Box office: Mark Wahlberg's “King Arthur” in the Kennel

How could a movie with an A CinemaScore and 4 1/2 PostTrak stars with a big star and a dog underperform at the box office?

Adventure sports charged with the title The Dog with a Heart King Arthur Lionsgate had no chance of taking the crown this weekend with expectations between $8 million and $10 million, however, many were expecting this well-received film to come in at the top of expectations. That didn't happen with a $7.5 million opening.

Also, A CinemaScore, and mid-budget films failing at the box office have become common. Read on.

King ArthurThe film's poor performance had to do with the fact that it seemed ready for broadcast by today's standards, rather than theatrical, right? That's why people didn't show up? Yes, but that's not 100% of the reason.

It's true that stars need to come to Jesus with themselves when they make movies online in conjunction with theatrical titles: are you diluting your high profile by making yourself freely available at home? Wahlberg's working title Family plan It was the most watched movie on AppleTV+ ever. To paraphrase/quote Sidney Poitier's advice to Denzel Washington, “If they see you for free all week, they won't pay to see you on the weekend.” Hollywood stars should get tattoos of that.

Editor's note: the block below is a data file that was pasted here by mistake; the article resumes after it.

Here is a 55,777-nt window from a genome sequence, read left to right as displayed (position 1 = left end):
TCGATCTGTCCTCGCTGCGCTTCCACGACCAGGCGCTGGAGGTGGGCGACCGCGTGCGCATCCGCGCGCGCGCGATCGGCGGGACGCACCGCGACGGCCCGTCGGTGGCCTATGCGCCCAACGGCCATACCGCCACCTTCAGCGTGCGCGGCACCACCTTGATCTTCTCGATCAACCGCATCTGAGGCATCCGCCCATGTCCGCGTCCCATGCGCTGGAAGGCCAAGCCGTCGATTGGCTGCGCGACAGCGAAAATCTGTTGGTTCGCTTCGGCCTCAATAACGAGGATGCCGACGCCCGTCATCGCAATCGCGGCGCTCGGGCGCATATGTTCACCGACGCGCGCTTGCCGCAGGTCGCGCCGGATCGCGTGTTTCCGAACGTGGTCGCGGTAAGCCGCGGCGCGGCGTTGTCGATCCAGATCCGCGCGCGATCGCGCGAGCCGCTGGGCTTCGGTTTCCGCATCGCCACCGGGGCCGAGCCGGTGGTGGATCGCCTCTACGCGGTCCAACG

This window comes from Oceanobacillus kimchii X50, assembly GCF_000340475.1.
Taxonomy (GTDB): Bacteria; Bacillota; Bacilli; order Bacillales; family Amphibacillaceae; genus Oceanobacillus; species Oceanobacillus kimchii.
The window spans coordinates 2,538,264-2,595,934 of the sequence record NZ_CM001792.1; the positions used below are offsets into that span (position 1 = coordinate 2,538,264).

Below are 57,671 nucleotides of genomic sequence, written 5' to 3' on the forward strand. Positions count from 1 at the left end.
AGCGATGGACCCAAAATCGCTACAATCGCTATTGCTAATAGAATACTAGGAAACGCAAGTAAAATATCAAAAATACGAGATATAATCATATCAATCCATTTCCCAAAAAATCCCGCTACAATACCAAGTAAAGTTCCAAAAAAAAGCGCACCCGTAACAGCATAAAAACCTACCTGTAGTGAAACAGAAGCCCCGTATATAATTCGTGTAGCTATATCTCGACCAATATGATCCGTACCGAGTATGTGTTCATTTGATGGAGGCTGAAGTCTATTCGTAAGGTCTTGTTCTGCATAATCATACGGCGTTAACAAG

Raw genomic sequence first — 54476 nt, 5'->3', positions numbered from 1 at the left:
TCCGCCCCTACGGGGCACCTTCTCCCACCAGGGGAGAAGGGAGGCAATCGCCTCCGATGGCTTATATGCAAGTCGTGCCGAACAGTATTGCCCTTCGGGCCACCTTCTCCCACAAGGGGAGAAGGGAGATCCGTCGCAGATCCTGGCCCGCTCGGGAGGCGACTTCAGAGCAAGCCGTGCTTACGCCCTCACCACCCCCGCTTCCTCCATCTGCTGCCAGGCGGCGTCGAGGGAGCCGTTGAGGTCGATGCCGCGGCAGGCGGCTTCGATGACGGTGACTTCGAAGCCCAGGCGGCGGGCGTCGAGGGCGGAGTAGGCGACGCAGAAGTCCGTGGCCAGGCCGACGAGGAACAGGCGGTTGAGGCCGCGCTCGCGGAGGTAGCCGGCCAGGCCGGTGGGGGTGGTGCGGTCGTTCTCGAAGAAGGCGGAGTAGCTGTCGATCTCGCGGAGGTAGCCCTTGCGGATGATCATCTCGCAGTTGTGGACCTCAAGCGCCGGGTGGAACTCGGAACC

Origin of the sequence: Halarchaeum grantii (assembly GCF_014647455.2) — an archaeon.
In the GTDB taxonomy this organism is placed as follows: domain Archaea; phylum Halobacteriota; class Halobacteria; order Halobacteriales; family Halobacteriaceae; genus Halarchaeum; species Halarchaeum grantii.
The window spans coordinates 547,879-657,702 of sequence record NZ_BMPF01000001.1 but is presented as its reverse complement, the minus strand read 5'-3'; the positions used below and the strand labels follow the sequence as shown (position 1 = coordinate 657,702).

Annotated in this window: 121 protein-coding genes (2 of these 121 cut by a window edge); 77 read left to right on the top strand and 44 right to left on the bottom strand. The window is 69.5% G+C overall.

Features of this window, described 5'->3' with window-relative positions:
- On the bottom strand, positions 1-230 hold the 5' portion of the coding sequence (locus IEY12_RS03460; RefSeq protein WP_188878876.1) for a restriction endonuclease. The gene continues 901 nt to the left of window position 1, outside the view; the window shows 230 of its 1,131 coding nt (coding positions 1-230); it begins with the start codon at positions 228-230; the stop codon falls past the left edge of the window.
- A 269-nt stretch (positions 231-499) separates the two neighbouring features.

Channing Tatum in a movie

Meat Cake and Puppies: “Dog” opened to nearly $15 million.

MGM/United Arab Republic

However, dog movies are a business on the big screen — and still are, right down to Rin Tin Tin and Benji and Old Yeller. This is despite different genres (such as comedies, romances, and mid-budget films, which… King Arthur It) is eaten up by live streaming, thus conditioning audiences to stay home, avoiding theaters.

Case in point: One of the recent successes of a canine feature is MGM's Channing Tatum film dog Which made for $15 million, opened to $14.9 million and made its way to $61 million in the United States, and $84.8 million worldwide. A nice post-pandemic bow in 2022 at a time when audiences were slowly returning to movie theaters. In reality, dog It was seen as one of the catalysts that brought women back to cinemas, and audiences were some of the most nervous to return post-Covid (dog It was withdrawn by 54% of women, 73% over the age of 25).

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Before that dog, As far as non-IP dog movies go, before Covid, there were Warner Bros. movies. the above which opened to $12.1 million and reached $42.6 million domestically in 2015. Back in its pre-streaming blockbuster days in 2008, Disney had Beverly Hills Chihuahua which had a profitable opening of $29.3 million, $94.5 million domestically, and $149.2 million worldwide, and spawned a sequel.